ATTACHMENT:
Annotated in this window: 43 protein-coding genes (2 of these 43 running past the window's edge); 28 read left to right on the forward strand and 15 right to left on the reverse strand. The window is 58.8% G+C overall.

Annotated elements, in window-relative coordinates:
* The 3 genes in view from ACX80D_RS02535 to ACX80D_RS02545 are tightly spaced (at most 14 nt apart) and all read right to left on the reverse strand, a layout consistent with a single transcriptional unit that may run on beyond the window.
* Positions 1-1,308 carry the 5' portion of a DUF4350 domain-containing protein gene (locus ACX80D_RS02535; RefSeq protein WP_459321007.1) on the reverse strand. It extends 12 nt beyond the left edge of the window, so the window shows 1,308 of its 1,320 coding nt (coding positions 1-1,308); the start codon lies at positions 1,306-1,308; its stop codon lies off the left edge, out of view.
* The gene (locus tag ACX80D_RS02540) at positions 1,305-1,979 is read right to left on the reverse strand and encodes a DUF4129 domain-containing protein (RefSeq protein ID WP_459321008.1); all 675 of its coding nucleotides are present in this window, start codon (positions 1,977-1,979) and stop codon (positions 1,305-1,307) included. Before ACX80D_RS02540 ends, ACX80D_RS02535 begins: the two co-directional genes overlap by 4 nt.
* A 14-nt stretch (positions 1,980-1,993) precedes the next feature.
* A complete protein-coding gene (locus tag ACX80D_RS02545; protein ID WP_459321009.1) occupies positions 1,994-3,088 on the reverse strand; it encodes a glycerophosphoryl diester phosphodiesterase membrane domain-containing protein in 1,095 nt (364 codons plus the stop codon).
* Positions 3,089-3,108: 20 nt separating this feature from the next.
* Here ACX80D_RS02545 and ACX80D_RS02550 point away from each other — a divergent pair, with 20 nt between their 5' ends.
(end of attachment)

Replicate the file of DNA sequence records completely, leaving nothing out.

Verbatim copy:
Annotated in this window: 43 protein-coding genes (2 of these 43 running past the window's edge); 28 read left to right on the forward strand and 15 right to left on the reverse strand. The window is 58.8% G+C overall.

Annotated elements, in window-relative coordinates:
* The 3 genes in view from ACX80D_RS02535 to ACX80D_RS02545 are tightly spaced (at most 14 nt apart) and all read right to left on the reverse strand, a layout consistent with a single transcriptional unit that may run on beyond the window.
* Positions 1-1,308 carry the 5' portion of a DUF4350 domain-containing protein gene (locus ACX80D_RS02535; RefSeq protein WP_459321007.1) on the reverse strand. It extends 12 nt beyond the left edge of the window, so the window shows 1,308 of its 1,320 coding nt (coding positions 1-1,308); the start codon lies at positions 1,306-1,308; its stop codon lies off the left edge, out of view.
* The gene (locus tag ACX80D_RS02540) at positions 1,305-1,979 is read right to left on the reverse strand and encodes a DUF4129 domain-containing protein (RefSeq protein ID WP_459321008.1); all 675 of its coding nucleotides are present in this window, start codon (positions 1,977-1,979) and stop codon (positions 1,305-1,307) included. Before ACX80D_RS02540 ends, ACX80D_RS02535 begins: the two co-directional genes overlap by 4 nt.
* A 14-nt stretch (positions 1,980-1,993) precedes the next feature.
* A complete protein-coding gene (locus tag ACX80D_RS02545; protein ID WP_459321009.1) occupies positions 1,994-3,088 on the reverse strand; it encodes a glycerophosphoryl diester phosphodiesterase membrane domain-containing protein in 1,095 nt (364 codons plus the stop codon).
* Positions 3,089-3,108: 20 nt separating this feature from the next.
* Here ACX80D_RS02545 and ACX80D_RS02550 point away from each other — a divergent pair, with 20 nt between their 5' ends.